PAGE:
Washington University Students for International Collaboration on the Environment

Individuals that make a difference

Aya IMAI is the girl from Doshisha University, Japan. She is the Head Office Student Representative of the student group WSEN(World Students Environmental Network) which holds annual environmental conferences in different countries including Germany, UK, etc. The students come together to talk about innovative sustainable solutions and get educated on climate change issues.
It is interesting to see how these students are all doing the similar things as we do in different parts of the world. WE ARE NOT ALONE.

From left to right: Liam from Canada, Katy from Mexico and Luana from Cook Island

The girl on the right is Luana, the student delegate from Cook Island. Cook Island is a beautiful beautiful pacific island that is affected by climate change. Do you remember at MOCK COP16, you guys argued for a long long time for how to write the text about LDCs (least developed countries) and small pacidic islands? How to make the agreement fair for them? How much sacrifice or compensation should we make? I introduced our conference to her and what the delegates agreed upon, and I said it would be so cool if we can have her presence at the conference. Her voice and input will be so important and interesting for us to hear about. Later that day she sent me a document, a statement from all the pacific islands. It indicates that the global temperature increase should be limited to less than 1.5 degree Celsius in order to save the islands. It is the goal 350.org is advocating also. It was not written on the two texts passed in the end, so we still have a long way to fight for.

Maira Niode is from Jakarta, Indonesia. She is 16 years old but is already a party member of Indonesia UNFCCC delegations. (Look at her pink badge!) So we can see many youths in some countries are very active. With the passage of Article Six under UNFCCC (Article Six emphasizes the educational part of climate negotiation, and it approves that the government officials can bring youth delegates to the COP meetings.) Therefore Fudan guys and Wash Uers, please notice the fact that youths are playing a more important role in UN process. There are more ways to get our voice heard. Pressure the government but also collaborate with it! In U.S. and China, the national delegations are pretty exclusive from the youths; there are no planned agenda for the negotiators to meet with their youth at COP16, and it was so hard for us to find chances to meet with them. In contrast, Australia, Indonesia and New Zealand’s governments are more open and flexible with youths from their countries. I do believe there should a special section at COP where national delegations are required and scheduled to meet with the youth delegates.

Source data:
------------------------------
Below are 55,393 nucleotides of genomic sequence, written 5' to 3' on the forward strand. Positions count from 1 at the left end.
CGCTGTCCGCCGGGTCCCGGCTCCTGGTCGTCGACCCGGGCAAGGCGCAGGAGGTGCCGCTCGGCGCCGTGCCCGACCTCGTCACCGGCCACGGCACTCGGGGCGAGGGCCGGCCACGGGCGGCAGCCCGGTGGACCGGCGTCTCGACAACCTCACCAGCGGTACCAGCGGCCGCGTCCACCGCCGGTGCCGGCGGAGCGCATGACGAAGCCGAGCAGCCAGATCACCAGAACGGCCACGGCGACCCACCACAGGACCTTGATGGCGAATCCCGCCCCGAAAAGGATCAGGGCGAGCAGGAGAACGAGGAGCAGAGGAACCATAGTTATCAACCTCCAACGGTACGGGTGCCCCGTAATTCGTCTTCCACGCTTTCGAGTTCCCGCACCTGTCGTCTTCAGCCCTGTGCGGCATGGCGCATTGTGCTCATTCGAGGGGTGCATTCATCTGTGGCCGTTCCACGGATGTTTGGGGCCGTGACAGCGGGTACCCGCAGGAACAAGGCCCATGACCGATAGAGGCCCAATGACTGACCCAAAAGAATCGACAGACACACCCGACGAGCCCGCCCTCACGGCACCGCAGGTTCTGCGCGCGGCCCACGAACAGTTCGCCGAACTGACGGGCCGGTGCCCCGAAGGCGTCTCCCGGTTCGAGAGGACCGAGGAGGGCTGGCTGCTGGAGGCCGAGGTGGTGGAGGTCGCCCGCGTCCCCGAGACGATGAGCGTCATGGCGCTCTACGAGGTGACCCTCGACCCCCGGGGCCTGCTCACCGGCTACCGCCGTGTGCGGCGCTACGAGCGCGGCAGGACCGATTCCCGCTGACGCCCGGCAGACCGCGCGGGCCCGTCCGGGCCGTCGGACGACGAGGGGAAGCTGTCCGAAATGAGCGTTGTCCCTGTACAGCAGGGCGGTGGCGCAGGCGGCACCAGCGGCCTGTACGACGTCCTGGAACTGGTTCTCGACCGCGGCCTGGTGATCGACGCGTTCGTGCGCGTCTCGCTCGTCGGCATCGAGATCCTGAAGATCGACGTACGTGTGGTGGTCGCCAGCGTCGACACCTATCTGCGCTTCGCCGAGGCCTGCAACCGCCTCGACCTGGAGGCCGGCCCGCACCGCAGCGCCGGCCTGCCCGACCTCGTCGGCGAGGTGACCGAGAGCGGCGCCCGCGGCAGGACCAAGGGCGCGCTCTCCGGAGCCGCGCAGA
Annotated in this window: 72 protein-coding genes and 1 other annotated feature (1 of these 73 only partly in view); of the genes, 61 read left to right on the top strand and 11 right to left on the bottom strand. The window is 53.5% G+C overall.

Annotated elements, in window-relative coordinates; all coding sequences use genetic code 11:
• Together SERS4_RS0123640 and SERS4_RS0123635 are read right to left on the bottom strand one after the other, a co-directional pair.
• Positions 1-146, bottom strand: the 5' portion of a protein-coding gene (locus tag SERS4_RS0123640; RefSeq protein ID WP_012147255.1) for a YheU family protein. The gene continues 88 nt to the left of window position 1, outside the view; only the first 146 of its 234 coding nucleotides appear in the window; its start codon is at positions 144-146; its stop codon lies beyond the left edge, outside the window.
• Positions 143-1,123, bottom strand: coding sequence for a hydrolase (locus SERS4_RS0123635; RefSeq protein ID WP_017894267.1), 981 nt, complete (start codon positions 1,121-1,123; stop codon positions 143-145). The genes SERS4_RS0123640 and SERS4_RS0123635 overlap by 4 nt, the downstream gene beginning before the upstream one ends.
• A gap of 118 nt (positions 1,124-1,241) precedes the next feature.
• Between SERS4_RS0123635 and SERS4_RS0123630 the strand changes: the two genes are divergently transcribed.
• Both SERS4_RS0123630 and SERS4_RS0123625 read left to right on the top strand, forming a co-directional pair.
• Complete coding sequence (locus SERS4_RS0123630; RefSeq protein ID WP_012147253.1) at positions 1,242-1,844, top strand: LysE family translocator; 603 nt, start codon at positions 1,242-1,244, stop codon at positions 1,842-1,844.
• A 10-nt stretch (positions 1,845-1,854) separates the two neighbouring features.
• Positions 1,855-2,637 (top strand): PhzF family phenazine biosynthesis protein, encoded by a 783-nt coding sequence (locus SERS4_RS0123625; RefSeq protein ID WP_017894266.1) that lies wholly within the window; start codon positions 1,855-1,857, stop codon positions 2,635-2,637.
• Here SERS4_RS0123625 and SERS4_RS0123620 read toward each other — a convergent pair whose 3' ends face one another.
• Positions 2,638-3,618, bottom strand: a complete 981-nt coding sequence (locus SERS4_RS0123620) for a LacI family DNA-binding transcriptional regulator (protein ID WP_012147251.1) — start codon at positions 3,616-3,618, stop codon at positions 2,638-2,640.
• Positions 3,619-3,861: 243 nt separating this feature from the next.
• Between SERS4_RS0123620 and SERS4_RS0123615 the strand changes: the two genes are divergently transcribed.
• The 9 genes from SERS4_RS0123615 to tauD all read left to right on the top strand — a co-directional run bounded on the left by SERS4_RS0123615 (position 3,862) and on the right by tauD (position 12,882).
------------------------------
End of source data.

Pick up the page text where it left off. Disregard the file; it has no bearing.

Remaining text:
There is another U.S.-China Youth Climate Exchange program going on at Cancun and I was part of it. Many organizations including SustainUS, CY-CAN(China Youth Climate Action Network), SSC(Sierra Student Coalition), CCN(Climate Cascade Network) and Golden bridges participated in this project. During COP16, two workshops and one shared action were organized. The speakers are mainly youth delegates and the form of workshops was more interactive and casual, so people bonded very well. I launched the WUSICE MOU at the first workshop. It was exciting to see the same kind of exchange and communications going on between U.S. and China youths, but it was also a pity that you guys could not attend and share your insights and experience. They were very curious about the MOCK COP16 at WUSICE conference held, and many are interested in the idea of a MOCK COP17 next year. A website is just established, and I encourage you to take a look at http://www.cuyce.org/. It would be great to let you guys get to know these people who share the same passions and experiences to further the U.S.-China youth communications.


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